The coronavirus global pandemic has forced the College Board to make lots of changes to their usual AP testing protocol and format for the 2020 exam cycle. Colleges and universities have taken notice of the changed conditions for AP testing this year, and many students are wondering how their chances of earning college credit through AP scores will be affected by these changes.
In the article, we’ll provide a full overview of the current info surrounding how universities are handling AP scores during the COVID-19 pandemic. We give you a full run-down on why schools are reconsidering whether this year’s AP exams will count for full college course credit. We’ll also give you three tips for staying up-to-date on changes to schools’ AP score policies as you navigate these changes over the next few months.
Let’s get started!
The 2020 AP Exams were administered online this year and in a shorter, open-book format. That's made some universities reconsider whether 2020 AP scores should earn students similar credit and placement as they have in past years.
Current Status of AP Test Scores and College Credit
Due to the coronavirus pandemic, there are several things about AP exams that were different this year. The biggest change is that AP exams were administered online during spring and summer 2020.
On top of that, the College Board made changes to accommodate students who couldn’t complete their AP courses through the end of the spring semester due to school closures. The College Board made AP exams open book and open note this year, rewriting the AP exams so that they only test students on course content that was covered through the month of March 2020, and they changed the exam format so that exam questions appeared in free response format only.
But not everyone has been happy with changes. Some universities have expressed concern that the rigorousness and security of the new test taking conditions aren’t comparable to AP tests of previous years. These schools believe that students who score a 3, 4, or 5 on AP exams under the adapted conditions for 2020 aren’t necessarily demonstrating the same mastery of course material as students who earned similar scores in previous years.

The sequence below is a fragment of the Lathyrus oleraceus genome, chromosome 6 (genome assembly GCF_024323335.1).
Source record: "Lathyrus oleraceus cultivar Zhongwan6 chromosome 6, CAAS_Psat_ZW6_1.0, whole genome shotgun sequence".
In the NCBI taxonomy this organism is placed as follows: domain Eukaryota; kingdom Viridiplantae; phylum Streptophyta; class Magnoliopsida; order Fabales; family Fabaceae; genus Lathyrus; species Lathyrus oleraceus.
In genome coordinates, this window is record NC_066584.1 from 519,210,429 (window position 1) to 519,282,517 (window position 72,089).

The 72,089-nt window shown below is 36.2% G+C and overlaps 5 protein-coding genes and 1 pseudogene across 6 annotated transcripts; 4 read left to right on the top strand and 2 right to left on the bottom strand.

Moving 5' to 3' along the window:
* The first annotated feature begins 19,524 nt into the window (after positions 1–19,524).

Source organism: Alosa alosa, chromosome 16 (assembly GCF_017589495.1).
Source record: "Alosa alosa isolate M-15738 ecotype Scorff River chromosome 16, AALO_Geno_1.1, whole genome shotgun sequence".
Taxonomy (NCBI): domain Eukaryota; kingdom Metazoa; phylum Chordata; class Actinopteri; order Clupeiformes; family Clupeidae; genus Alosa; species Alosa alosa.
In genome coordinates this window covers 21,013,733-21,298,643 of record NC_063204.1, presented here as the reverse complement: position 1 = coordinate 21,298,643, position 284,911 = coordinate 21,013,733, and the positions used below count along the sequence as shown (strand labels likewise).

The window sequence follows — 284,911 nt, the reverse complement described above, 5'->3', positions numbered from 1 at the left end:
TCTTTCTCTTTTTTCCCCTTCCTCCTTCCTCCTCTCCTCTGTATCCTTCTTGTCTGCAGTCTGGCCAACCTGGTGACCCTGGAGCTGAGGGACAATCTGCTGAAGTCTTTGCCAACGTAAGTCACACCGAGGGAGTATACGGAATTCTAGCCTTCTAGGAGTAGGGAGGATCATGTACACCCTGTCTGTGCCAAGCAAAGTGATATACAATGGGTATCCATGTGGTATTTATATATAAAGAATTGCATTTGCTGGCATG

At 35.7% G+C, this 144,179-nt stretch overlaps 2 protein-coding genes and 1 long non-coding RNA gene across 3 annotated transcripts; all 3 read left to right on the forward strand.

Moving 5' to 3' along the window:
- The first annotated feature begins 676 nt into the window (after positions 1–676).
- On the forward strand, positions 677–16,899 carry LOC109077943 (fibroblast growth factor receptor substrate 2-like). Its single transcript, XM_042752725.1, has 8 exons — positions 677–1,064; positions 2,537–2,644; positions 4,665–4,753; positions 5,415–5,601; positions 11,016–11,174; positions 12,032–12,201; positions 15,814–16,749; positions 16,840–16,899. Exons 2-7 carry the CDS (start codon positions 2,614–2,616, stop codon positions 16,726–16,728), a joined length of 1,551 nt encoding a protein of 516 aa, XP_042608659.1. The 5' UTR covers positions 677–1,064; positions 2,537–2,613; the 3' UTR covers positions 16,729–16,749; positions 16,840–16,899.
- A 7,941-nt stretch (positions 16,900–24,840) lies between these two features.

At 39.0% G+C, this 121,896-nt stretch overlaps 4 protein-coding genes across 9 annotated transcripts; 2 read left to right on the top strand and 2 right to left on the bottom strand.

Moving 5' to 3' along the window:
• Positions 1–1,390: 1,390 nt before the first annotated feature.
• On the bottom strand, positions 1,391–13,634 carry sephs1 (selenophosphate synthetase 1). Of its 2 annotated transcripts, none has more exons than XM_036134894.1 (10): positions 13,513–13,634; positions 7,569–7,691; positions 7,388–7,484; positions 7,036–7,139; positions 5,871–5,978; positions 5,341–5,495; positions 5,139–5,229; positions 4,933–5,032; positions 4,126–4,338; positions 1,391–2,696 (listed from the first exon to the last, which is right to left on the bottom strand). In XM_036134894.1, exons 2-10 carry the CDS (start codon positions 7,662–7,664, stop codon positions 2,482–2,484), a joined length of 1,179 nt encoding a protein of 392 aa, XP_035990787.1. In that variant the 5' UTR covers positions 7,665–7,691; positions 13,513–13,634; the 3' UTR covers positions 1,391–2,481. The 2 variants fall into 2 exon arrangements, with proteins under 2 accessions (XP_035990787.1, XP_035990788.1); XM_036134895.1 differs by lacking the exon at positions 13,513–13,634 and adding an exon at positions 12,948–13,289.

In other words, some schools don’t feel that the 2020 AP exams are rigorous enough — or test enough skills — as they have been in years past.
Some Universities Are Reconsidering How They Award AP Credit
With these concerns in mind, some schools are considering changing their policies around how AP course credit and placement is determined.
Some academic departments have changed their credit policies for Advanced Placement (AP) exams administered in May 2020 in response to changes in AP exam format and coverage necessitated by the COVID-19 crisis. Our primary concern is that students be placed appropriately for success in our sequenced courses, and so some language and science departments will require incoming students to take a Princeton test to confirm course placement and credit.
It isn’t clear yet if many other schools will follow Princeton’s lead by allowing individual academic departments to set their own course credit policies this year. If other schools do make similar changes to their AP credit policies, it’s important to understand that these changes aren’t meant to penalize students, but to ensure that students are placed in college courses that suit their knowledge and skill level.
Other Universities Are Sticking With Current AP Credit Policies
On the other hand, there are also many universities that will maintain their normal policies concerning AP exam scores for incoming and admitted students this year. The College Board is making schools aware of its efforts to ensure that the AP exams are secure and fair to all students as well. Some measures the College Board is taking include:
- Designing the exams so that students can’t earn points for answers that can easily be found online or in a textbook
- Holding each subject exam on the same day, at the same time, worldwide
- Using plagiarism software and analytics to detect cheating
- Sharing copies of student exam responses with their teachers, who may be able to detect inconsistencies